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Visual Scripture
By: Jason Moore

There’s no doubt that we live in a visual culture, and that culture has become less and less interested in the institutional church. While we have the most powerful story to tell, the way in which we tell it is often the least powerful way for the time in which we live.

Quite often, the reading of scripture in worship is the least engaging moment of all. Rather than approaching scripture as story, scripture is often shared in a dry, emotionless way or done as a broken, monotone, congregational reading.

With screens so prevalent in worship now, the most common approach to scripture in worship is to just put the text on the screen and hope that people read along. 

Are any of those methods really very effective for our visual culture? Probably not.

In the informal polling we do in our Creative Worship seminar, the vast majority of participants identify themselves as visual learners when given the choice between, seeing, hearing, and reading.

While the screen is a visual medium, it can be used in non-visual ways. Reading from paper and reading from the screen are basically the same thing. The only difference is the direction the eyes are pointing.

While verses on the screen or readings won’t completely prevent people from learning from scripture, a more effective approach would be to create what we call “Visual Scripture.”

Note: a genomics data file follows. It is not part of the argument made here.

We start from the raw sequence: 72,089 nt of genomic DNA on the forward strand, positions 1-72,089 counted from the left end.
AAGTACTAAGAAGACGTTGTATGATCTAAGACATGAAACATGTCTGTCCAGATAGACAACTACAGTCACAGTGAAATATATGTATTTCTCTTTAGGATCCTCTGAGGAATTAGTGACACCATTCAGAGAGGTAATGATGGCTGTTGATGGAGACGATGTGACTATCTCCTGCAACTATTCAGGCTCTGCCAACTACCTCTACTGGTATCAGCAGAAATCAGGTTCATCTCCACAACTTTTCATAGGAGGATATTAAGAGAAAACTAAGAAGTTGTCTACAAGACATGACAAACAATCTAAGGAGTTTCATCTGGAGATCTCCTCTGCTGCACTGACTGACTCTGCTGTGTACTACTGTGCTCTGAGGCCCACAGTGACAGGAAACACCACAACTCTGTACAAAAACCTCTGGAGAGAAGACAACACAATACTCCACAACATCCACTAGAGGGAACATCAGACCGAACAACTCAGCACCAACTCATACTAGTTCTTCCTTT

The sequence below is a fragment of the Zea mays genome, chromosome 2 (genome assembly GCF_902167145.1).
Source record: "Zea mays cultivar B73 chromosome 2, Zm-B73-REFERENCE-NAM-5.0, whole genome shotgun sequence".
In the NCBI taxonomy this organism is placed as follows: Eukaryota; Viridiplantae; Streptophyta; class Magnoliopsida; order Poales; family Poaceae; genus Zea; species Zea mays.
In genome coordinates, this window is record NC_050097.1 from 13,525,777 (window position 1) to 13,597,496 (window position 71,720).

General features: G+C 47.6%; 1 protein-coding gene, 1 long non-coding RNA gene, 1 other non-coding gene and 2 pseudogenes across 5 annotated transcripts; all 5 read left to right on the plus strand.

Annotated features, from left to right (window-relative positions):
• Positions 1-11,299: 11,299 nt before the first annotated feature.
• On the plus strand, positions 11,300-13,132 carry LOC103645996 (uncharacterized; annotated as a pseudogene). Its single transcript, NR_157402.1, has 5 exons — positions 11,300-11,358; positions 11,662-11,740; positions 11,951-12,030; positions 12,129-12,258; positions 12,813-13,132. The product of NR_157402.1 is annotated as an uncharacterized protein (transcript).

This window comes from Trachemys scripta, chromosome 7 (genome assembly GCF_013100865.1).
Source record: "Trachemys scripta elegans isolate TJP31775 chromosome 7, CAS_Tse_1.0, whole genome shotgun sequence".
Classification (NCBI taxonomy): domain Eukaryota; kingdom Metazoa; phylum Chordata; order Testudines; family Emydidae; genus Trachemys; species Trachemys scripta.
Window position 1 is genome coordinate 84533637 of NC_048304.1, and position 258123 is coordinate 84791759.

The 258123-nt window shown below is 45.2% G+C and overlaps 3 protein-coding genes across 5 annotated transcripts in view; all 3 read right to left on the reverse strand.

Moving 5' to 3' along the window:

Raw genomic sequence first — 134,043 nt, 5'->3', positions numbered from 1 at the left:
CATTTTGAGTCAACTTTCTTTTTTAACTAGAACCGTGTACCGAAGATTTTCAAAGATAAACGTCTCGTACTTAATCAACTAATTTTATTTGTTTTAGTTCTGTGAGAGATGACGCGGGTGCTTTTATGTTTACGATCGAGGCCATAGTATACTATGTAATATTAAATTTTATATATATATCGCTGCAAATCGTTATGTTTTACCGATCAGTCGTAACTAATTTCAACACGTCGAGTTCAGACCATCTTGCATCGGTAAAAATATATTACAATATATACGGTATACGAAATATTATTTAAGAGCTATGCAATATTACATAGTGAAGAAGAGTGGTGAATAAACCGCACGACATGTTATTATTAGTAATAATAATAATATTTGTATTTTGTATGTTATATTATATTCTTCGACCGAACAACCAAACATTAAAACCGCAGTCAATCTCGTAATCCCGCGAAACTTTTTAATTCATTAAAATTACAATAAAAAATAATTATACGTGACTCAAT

Sometimes this is as simple as creating an image that represents the story.

For example, instead of showing the text of Philip and the Ethiopian, show an image of a road to Jerusalem, which creates a visual backdrop and invites people to place themselves into the biblical story, rather than remain detached, simply analyzing the story.

By doing so, people begin to make greater connections to the biblical story than they do whenever playing the bouncing-ball-on-text game that having blocks of type on the screen can create. Of course, you can always place the text in the program or bulletin for those who want to follow along word-by-word.

Another more advanced and possibly more effective approach would be to create a video backdrop with key words being emphasized throughout the reading. One example is a piece I created for Ginghamsburg church, where I serve on the worship design team.

To make the scripture more experiential/engaging, one of our team members created a script based on Psalm 145. I recorded, edited, and synced the script with an inspiring music bed. Key words and phrases were then added to the piece to facilitate reflection.

In the live worship setting, the narration of the video was removed and several “readers” read the scripture in sync with the video. The experience was captivating. This fresh approach to scripture really brought it to life.

Jason Moore is a founding partner of Midnight Oil Productions, www.midnightoilproductions.com.

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